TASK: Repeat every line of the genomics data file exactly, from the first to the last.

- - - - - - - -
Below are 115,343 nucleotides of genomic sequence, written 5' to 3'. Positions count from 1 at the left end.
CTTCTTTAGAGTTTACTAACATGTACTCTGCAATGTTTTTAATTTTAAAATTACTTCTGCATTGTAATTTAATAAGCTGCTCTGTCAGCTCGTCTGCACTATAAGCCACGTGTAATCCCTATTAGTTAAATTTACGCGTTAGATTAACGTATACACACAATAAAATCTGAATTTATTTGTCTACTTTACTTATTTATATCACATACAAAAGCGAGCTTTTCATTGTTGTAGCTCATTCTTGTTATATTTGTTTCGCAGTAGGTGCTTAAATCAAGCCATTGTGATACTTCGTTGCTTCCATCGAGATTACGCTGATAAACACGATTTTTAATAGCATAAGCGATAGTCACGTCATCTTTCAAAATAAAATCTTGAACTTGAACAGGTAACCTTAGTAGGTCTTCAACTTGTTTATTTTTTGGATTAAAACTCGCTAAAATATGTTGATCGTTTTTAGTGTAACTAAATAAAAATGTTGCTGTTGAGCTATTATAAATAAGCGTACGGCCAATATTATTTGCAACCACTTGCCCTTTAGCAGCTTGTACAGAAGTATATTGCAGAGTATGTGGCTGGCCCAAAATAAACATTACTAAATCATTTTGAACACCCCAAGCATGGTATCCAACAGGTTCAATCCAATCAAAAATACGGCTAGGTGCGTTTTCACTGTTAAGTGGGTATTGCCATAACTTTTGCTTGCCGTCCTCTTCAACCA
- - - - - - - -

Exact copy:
Below are 115,343 nucleotides of genomic sequence, written 5' to 3'. Positions count from 1 at the left end.
CTTCTTTAGAGTTTACTAACATGTACTCTGCAATGTTTTTAATTTTAAAATTACTTCTGCATTGTAATTTAATAAGCTGCTCTGTCAGCTCGTCTGCACTATAAGCCACGTGTAATCCCTATTAGTTAAATTTACGCGTTAGATTAACGTATACACACAATAAAATCTGAATTTATTTGTCTACTTTACTTATTTATATCACATACAAAAGCGAGCTTTTCATTGTTGTAGCTCATTCTTGTTATATTTGTTTCGCAGTAGGTGCTTAAATCAAGCCATTGTGATACTTCGTTGCTTCCATCGAGATTACGCTGATAAACACGATTTTTAATAGCATAAGCGATAGTCACGTCATCTTTCAAAATAAAATCTTGAACTTGAACAGGTAACCTTAGTAGGTCTTCAACTTGTTTATTTTTTGGATTAAAACTCGCTAAAATATGTTGATCGTTTTTAGTGTAACTAAATAAAAATGTTGCTGTTGAGCTATTATAAATAAGCGTACGGCCAATATTATTTGCAACCACTTGCCCTTTAGCAGCTTGTACAGAAGTATATTGCAGAGTATGTGGCTGGCCCAAAATAAACATTACTAAATCATTTTGAACACCCCAAGCATGGTATCCAACAGGTTCAATCCAATCAAAAATACGGCTAGGTGCGTTTTCACTGTTAAGTGGGTATTGCCATAACTTTTGCTTGCCGTCCTCTTCAACCA